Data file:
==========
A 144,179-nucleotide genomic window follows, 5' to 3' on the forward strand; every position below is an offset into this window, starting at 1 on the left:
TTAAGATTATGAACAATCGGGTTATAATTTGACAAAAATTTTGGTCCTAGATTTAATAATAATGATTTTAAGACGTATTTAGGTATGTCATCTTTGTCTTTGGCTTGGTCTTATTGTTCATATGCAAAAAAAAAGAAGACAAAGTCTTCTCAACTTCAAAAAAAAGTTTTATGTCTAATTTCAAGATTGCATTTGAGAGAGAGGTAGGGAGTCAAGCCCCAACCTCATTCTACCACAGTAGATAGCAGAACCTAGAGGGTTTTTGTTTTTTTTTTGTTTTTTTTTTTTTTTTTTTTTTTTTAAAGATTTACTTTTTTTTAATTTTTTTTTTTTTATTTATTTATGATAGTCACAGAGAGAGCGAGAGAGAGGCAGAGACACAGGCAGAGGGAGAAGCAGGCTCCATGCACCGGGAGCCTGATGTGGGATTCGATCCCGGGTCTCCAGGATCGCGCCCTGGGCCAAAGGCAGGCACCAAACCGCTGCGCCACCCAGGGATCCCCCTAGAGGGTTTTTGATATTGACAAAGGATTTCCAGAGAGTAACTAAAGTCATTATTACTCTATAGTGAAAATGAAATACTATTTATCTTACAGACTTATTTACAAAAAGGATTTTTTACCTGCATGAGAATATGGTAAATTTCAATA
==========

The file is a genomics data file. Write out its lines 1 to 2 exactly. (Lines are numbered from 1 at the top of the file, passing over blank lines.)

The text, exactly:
A 144,179-nucleotide genomic window follows, 5' to 3' on the forward strand; every position below is an offset into this window, starting at 1 on the left:
TTAAGATTATGAACAATCGGGTTATAATTTGACAAAAATTTTGGTCCTAGATTTAATAATAATGATTTTAAGACGTATTTAGGTATGTCATCTTTGTCTTTGGCTTGGTCTTATTGTTCATATGCAAAAAAAAAGAAGACAAAGTCTTCTCAACTTCAAAAAAAAGTTTTATGTCTAATTTCAAGATTGCATTTGAGAGAGAGGTAGGGAGTCAAGCCCCAACCTCATTCTACCACAGTAGATAGCAGAACCTAGAGGGTTTTTGTTTTTTTTTTGTTTTTTTTTTTTTTTTTTTTTTTTTAAAGATTTACTTTTTTTTAATTTTTTTTTTTTTATTTATTTATGATAGTCACAGAGAGAGCGAGAGAGAGGCAGAGACACAGGCAGAGGGAGAAGCAGGCTCCATGCACCGGGAGCCTGATGTGGGATTCGATCCCGGGTCTCCAGGATCGCGCCCTGGGCCAAAGGCAGGCACCAAACCGCTGCGCCACCCAGGGATCCCCCTAGAGGGTTTTTGATATTGACAAAGGATTTCCAGAGAGTAACTAAAGTCATTATTACTCTATAGTGAAAATGAAATACTATTTATCTTACAGACTTATTTACAAAAAGGATTTTTTACCTGCATGAGAATATGGTAAATTTCAATA